The books, manuscripts and maps owned by the library at the close of the year 1918 were valued at $3,155,354.15, and the paintings, statuary and other works of art at $266,245.

The library is conducted in two divisions; as a free reference library and a free circulating library; the latter division having 46 branches in various parts of the boroughs of Manhattan, the Bronx and Richmond. (The boroughs of Brooklyn and Queens have each its own separate library organization). The number of books in the reference department on 31 Dec. 1918 totaled 1,091,703, and the number of pamphlets 319,263. The circulating department had 1,187,139 volumes. During 1918 the number of volumes consulted in the reference-rooms, called for by signed slip, was 2,063,265. No record is kept of the volumes taken from the open shelves in any of the reading-rooms. The number of persons entering the library building in 1918 was 2,528,657. The number of readers registering by name in the special reading-rooms was 964,587. The readers in the newspaper-room do not register.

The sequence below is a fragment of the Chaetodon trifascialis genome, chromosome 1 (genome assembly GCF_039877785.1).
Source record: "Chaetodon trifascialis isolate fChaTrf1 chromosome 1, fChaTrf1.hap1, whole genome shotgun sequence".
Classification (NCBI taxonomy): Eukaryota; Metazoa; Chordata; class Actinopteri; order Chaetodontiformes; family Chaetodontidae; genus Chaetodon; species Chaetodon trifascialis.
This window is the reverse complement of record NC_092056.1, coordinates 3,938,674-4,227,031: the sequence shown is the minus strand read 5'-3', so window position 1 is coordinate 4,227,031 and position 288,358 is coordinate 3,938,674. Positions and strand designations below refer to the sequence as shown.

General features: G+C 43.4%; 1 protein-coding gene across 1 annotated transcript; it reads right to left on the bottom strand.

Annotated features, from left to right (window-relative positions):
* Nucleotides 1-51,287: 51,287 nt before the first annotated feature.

In the library building, besides the great reading-room there are 18 special reading-rooms, devoted to the following named departments: Americana (with 46,000 volumes); genealogy (30,000 volumes); music (22,000 volumes and pieces); art (25,000 volumes); prints (20,000 volumes); Jewish literature (24,000 volumes); Oriental literature (20,000 volumes and pamphlets); Slavonic literature (23,000 volumes and periodicals); science (35,000 volumes); economics and public documents (400,000 books and pamphlets); patents; technology (65,000 volumes); current periodicals (400); newspapers (60 dailies and 25 foreign); maps; manuscripts; library for the blind (8,000 raised letter volumes and 5,500 music scores); and the children's reading-room (12,000). There is also a library school giving a two years' course, with, in 1918, 48 pupils. The library has a complete printing office and bindery. The former supplied in 1918 388,613 printed catalogue cards and 8,956,897 pieces of printed stationery. The bindery bound 34,678 volumes and handled over 14,000 pieces of miscellaneous work.